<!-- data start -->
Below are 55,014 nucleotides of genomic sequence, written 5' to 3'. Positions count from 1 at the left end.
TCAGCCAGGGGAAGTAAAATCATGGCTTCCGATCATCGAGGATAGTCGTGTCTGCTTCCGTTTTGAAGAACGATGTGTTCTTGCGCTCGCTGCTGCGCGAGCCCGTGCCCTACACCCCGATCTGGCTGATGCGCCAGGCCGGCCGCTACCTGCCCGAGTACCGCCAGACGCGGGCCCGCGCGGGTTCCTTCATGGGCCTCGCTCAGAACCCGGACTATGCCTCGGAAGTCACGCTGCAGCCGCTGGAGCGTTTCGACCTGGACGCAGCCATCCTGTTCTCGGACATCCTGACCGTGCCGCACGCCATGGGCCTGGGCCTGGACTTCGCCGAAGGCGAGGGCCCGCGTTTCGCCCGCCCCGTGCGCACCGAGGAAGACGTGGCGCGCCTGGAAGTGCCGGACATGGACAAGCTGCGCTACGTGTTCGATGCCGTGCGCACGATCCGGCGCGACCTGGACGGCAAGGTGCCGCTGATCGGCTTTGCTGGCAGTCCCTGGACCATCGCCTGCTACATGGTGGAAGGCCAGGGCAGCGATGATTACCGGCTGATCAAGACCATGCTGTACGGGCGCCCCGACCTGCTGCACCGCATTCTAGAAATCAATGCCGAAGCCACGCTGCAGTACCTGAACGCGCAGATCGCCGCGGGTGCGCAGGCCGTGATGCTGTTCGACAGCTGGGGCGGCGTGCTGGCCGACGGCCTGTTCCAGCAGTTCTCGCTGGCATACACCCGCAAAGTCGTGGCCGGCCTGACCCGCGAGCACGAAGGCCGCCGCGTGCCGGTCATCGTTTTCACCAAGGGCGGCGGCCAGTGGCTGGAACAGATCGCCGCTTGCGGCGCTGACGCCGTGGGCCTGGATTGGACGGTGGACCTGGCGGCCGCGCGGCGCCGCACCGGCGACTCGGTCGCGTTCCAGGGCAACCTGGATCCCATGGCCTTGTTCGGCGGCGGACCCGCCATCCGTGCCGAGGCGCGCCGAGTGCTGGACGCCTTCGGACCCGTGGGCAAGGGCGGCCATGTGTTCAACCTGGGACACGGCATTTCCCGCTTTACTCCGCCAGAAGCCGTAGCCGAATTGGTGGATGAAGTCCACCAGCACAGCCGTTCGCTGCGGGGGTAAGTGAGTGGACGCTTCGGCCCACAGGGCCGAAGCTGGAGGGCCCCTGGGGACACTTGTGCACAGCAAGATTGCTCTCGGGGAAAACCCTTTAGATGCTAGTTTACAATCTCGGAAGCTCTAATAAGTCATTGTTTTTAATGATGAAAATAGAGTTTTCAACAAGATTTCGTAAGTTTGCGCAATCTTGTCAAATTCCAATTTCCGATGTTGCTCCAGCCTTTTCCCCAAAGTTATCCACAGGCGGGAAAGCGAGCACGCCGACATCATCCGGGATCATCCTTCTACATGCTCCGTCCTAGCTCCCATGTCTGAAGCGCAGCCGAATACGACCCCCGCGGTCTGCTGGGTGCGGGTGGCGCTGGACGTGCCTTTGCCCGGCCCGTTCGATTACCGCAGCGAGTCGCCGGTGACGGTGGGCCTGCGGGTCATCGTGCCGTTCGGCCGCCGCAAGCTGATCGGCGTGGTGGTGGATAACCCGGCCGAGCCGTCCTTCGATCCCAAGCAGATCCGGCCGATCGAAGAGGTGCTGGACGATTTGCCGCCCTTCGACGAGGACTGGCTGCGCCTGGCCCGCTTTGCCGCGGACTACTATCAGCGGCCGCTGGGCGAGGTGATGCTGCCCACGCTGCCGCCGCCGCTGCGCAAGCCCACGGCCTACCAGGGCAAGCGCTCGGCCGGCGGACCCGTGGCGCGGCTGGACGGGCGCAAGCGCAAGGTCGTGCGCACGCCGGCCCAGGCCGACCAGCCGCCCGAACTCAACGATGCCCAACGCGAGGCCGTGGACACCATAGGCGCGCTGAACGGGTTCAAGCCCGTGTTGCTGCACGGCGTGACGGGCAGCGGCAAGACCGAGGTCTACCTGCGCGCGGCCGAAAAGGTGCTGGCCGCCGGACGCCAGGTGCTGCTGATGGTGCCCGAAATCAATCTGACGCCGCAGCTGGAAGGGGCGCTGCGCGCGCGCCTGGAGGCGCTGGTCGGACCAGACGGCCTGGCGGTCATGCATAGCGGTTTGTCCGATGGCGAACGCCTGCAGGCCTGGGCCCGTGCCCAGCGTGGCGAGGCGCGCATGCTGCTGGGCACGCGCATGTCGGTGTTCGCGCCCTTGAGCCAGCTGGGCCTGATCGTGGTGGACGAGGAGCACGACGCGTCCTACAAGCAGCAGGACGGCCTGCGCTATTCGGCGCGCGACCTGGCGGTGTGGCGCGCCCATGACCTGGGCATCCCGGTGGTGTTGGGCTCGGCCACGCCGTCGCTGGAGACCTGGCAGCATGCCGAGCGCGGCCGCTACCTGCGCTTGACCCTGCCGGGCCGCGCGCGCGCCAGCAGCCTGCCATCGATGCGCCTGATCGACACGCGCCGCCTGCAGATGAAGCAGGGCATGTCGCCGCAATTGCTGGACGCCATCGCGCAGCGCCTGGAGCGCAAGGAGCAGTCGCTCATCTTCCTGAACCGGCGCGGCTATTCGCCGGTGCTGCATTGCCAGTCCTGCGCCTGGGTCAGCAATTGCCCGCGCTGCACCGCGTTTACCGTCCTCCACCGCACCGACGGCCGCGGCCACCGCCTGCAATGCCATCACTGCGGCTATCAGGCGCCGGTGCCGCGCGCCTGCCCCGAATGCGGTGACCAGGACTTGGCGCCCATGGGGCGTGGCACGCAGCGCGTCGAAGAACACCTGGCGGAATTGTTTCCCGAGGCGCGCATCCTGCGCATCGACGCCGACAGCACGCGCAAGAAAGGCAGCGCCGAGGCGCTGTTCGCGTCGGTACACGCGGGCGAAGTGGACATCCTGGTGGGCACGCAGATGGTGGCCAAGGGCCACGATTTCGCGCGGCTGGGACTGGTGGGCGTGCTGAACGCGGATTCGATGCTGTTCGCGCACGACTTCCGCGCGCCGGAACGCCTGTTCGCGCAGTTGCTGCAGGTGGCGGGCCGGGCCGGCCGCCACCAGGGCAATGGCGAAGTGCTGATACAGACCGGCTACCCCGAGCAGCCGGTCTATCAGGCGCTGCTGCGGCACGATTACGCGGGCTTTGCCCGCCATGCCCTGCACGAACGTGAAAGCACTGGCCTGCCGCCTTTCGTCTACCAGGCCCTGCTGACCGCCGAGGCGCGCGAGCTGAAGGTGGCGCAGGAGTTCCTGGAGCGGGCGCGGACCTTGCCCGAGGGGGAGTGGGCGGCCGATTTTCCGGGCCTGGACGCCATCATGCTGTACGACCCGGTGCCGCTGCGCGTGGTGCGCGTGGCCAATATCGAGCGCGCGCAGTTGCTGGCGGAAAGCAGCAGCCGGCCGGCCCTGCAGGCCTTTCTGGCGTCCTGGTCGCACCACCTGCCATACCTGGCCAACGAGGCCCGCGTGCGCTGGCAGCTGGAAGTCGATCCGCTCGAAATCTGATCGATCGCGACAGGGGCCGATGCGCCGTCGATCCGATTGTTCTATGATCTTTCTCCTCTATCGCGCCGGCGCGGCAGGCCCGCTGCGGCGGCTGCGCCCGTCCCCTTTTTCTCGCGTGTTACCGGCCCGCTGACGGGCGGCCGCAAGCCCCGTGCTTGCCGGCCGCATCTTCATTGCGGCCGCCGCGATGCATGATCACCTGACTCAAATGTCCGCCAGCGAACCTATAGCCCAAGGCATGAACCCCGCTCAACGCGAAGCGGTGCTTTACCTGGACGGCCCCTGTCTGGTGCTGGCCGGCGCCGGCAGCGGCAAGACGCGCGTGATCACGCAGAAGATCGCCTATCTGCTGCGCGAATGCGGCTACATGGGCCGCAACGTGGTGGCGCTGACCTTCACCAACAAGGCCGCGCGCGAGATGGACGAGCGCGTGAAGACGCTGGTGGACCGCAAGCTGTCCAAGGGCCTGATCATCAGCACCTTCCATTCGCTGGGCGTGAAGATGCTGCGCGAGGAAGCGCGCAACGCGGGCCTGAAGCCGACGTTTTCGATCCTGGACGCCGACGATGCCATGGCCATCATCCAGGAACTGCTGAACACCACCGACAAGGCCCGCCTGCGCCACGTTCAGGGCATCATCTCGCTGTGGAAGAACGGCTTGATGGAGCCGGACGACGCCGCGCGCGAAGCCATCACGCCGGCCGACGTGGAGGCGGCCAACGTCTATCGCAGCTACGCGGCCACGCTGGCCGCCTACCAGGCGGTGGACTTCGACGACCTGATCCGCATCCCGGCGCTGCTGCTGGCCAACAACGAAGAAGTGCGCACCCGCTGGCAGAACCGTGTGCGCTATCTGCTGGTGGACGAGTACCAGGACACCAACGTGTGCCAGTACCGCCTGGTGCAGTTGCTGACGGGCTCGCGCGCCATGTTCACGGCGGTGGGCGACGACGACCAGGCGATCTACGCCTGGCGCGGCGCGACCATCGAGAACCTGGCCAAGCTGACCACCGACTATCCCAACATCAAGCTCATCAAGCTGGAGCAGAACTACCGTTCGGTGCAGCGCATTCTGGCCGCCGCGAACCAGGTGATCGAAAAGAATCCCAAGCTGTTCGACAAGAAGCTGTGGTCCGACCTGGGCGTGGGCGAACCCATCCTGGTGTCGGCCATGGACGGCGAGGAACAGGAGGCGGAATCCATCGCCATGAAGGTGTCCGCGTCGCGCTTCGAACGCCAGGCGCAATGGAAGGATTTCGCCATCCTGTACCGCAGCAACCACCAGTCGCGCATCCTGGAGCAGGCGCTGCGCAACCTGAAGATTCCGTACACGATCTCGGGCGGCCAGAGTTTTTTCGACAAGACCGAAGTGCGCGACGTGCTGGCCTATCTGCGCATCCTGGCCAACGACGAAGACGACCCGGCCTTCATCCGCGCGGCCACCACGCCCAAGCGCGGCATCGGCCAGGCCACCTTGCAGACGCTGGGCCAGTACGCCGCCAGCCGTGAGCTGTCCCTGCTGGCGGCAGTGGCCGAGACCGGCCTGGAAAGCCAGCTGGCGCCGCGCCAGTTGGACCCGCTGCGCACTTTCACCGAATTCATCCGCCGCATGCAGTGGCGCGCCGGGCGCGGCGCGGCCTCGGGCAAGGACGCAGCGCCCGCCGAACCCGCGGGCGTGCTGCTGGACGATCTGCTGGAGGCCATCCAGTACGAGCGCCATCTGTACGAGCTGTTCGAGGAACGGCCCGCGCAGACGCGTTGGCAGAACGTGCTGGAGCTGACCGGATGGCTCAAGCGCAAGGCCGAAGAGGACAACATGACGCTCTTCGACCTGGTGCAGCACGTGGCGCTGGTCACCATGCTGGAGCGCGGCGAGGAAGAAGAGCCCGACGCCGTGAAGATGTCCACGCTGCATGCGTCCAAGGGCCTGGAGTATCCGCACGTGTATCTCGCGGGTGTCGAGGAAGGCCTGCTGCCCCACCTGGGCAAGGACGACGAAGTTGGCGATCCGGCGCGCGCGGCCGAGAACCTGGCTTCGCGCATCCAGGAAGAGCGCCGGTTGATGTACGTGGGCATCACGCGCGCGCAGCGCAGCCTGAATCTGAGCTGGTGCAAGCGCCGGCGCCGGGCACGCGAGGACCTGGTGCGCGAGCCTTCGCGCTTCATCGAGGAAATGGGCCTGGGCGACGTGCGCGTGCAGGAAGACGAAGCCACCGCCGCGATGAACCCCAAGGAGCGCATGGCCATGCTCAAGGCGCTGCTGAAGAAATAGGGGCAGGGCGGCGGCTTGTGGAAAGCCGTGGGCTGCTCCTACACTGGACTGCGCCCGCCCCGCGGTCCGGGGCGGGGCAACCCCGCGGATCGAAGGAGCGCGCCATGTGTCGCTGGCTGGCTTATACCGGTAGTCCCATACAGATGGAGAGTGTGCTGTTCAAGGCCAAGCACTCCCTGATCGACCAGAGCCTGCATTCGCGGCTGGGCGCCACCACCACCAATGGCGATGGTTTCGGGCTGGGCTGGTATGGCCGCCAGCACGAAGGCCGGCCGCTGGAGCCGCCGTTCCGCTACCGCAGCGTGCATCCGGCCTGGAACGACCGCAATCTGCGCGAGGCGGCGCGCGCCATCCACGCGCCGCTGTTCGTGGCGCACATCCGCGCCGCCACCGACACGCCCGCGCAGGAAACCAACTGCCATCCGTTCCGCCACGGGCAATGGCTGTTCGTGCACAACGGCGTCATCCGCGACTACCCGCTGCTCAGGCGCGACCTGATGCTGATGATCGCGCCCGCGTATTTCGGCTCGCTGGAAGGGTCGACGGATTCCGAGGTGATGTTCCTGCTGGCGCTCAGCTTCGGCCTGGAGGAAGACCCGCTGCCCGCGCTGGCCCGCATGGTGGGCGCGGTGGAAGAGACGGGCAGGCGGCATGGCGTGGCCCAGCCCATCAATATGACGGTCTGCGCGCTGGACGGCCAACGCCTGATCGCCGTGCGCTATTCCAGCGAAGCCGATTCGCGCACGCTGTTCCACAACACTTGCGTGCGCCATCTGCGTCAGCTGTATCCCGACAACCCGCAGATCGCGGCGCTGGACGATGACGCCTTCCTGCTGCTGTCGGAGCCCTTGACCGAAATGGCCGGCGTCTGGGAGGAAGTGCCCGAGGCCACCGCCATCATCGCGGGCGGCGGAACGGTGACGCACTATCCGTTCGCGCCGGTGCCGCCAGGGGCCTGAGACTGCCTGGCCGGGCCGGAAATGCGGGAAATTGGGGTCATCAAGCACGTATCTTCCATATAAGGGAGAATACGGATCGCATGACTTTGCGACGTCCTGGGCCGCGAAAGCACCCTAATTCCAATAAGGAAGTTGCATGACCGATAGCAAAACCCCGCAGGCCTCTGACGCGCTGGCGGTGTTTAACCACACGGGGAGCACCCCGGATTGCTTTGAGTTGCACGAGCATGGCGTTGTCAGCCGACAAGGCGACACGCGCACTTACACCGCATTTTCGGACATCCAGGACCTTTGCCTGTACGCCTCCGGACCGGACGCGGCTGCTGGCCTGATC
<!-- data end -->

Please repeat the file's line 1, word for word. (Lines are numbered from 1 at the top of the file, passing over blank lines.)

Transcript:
Below are 55,014 nucleotides of genomic sequence, written 5' to 3'. Positions count from 1 at the left end.